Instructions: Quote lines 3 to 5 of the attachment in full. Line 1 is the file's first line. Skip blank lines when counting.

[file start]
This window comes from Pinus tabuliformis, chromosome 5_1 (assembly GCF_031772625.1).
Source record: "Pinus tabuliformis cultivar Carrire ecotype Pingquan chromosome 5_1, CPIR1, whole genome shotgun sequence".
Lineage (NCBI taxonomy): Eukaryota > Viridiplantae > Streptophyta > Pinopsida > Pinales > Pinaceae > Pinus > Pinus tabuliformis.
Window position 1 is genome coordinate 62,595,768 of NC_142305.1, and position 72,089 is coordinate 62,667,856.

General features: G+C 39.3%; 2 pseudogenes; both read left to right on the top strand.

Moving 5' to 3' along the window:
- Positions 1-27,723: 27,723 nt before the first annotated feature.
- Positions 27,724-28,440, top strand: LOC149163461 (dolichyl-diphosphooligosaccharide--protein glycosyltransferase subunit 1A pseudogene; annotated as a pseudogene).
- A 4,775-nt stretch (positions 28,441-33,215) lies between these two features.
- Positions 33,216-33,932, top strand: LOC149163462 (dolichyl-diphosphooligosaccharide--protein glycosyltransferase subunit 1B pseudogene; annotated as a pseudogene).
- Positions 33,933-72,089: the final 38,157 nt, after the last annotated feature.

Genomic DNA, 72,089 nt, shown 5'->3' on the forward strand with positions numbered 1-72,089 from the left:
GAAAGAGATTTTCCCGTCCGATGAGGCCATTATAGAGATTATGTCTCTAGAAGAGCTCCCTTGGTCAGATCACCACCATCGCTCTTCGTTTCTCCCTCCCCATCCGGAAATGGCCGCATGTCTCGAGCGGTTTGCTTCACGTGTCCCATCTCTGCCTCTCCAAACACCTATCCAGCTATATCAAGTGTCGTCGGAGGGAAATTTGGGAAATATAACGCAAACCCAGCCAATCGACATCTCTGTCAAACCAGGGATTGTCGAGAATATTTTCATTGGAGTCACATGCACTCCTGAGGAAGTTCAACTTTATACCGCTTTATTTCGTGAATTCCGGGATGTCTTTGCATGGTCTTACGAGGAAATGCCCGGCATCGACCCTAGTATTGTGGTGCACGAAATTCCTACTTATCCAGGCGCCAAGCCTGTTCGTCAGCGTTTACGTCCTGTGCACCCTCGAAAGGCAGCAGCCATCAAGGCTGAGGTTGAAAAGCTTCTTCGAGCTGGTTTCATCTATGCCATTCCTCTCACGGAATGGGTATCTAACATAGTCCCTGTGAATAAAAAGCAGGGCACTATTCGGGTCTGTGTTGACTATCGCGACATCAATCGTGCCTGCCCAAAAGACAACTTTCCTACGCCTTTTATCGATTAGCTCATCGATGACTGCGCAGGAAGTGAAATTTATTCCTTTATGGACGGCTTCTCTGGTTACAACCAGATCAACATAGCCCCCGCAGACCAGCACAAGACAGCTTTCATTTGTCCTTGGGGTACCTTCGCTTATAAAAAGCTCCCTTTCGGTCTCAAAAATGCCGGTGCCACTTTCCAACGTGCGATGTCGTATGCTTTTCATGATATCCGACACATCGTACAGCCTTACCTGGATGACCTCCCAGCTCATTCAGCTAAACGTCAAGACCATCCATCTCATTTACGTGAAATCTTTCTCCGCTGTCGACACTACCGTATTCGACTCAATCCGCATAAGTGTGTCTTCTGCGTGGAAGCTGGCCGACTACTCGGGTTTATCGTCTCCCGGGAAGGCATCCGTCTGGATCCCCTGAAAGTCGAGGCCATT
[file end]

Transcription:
Lineage (NCBI taxonomy): Eukaryota > Viridiplantae > Streptophyta > Pinopsida > Pinales > Pinaceae > Pinus > Pinus tabuliformis.
Window position 1 is genome coordinate 62,595,768 of NC_142305.1, and position 72,089 is coordinate 62,667,856.

General features: G+C 39.3%; 2 pseudogenes; both read left to right on the top strand.